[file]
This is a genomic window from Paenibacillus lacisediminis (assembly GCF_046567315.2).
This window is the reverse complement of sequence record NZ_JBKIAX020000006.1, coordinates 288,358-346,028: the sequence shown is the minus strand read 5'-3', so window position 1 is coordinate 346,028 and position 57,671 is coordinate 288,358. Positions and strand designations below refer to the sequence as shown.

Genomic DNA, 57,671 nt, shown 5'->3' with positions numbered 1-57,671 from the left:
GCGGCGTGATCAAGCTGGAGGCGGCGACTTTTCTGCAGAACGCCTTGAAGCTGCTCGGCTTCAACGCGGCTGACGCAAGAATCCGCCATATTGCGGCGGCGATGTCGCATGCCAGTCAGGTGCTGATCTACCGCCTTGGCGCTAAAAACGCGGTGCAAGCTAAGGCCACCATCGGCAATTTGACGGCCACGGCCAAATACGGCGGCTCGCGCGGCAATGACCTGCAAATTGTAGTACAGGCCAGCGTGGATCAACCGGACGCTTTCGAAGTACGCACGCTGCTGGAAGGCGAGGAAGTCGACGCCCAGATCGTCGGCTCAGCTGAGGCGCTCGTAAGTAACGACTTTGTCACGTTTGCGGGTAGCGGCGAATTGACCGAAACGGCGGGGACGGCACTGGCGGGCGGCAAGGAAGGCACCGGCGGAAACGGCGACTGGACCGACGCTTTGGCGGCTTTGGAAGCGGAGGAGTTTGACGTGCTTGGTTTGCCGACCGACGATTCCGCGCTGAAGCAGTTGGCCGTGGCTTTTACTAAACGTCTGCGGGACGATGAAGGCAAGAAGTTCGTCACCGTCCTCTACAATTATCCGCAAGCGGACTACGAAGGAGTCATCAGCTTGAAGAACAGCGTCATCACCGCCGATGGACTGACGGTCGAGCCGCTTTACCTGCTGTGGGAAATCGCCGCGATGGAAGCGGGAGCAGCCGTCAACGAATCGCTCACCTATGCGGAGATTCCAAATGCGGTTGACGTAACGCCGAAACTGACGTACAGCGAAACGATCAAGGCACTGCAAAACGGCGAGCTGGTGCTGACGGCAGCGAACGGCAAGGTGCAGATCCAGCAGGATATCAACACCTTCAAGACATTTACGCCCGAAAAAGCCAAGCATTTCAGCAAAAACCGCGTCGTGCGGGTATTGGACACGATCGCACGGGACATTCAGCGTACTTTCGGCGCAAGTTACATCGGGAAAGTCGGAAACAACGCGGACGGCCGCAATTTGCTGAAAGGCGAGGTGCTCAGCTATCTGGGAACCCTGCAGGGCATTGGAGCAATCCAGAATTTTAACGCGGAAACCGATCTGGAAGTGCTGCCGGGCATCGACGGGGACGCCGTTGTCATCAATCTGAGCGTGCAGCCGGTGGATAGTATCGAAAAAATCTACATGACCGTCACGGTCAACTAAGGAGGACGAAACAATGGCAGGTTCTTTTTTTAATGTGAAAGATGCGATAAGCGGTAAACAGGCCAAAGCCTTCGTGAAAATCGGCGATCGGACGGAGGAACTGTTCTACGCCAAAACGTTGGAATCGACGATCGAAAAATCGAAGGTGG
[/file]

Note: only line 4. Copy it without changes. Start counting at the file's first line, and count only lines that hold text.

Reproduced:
GCGGCGTGATCAAGCTGGAGGCGGCGACTTTTCTGCAGAACGCCTTGAAGCTGCTCGGCTTCAACGCGGCTGACGCAAGAATCCGCCATATTGCGGCGGCGATGTCGCATGCCAGTCAGGTGCTGATCTACCGCCTTGGCGCTAAAAACGCGGTGCAAGCTAAGGCCACCATCGGCAATTTGACGGCCACGGCCAAATACGGCGGCTCGCGCGGCAATGACCTGCAAATTGTAGTACAGGCCAGCGTGGATCAACCGGACGCTTTCGAAGTACGCACGCTGCTGGAAGGCGAGGAAGTCGACGCCCAGATCGTCGGCTCAGCTGAGGCGCTCGTAAGTAACGACTTTGTCACGTTTGCGGGTAGCGGCGAATTGACCGAAACGGCGGGGACGGCACTGGCGGGCGGCAAGGAAGGCACCGGCGGAAACGGCGACTGGACCGACGCTTTGGCGGCTTTGGAAGCGGAGGAGTTTGACGTGCTTGGTTTGCCGACCGACGATTCCGCGCTGAAGCAGTTGGCCGTGGCTTTTACTAAACGTCTGCGGGACGATGAAGGCAAGAAGTTCGTCACCGTCCTCTACAATTATCCGCAAGCGGACTACGAAGGAGTCATCAGCTTGAAGAACAGCGTCATCACCGCCGATGGACTGACGGTCGAGCCGCTTTACCTGCTGTGGGAAATCGCCGCGATGGAAGCGGGAGCAGCCGTCAACGAATCGCTCACCTATGCGGAGATTCCAAATGCGGTTGACGTAACGCCGAAACTGACGTACAGCGAAACGATCAAGGCACTGCAAAACGGCGAGCTGGTGCTGACGGCAGCGAACGGCAAGGTGCAGATCCAGCAGGATATCAACACCTTCAAGACATTTACGCCCGAAAAAGCCAAGCATTTCAGCAAAAACCGCGTCGTGCGGGTATTGGACACGATCGCACGGGACATTCAGCGTACTTTCGGCGCAAGTTACATCGGGAAAGTCGGAAACAACGCGGACGGCCGCAATTTGCTGAAAGGCGAGGTGCTCAGCTATCTGGGAACCCTGCAGGGCATTGGAGCAATCCAGAATTTTAACGCGGAAACCGATCTGGAAGTGCTGCCGGGCATCGACGGGGACGCCGTTGTCATCAATCTGAGCGTGCAGCCGGTGGATAGTATCGAAAAAATCTACATGACCGTCACGGTCAACTAAGGAGGACGAAACAATGGCAGGTTCTTTTTTTAATGTGAAAGATGCGATAAGCGGTAAACAGGCCAAAGCCTTCGTGAAAATCGGCGATCGGACGGAGGAACTGTTCTACGCCAAAACGTTGGAATCGACGATCGAAAAATCGAAGGTGG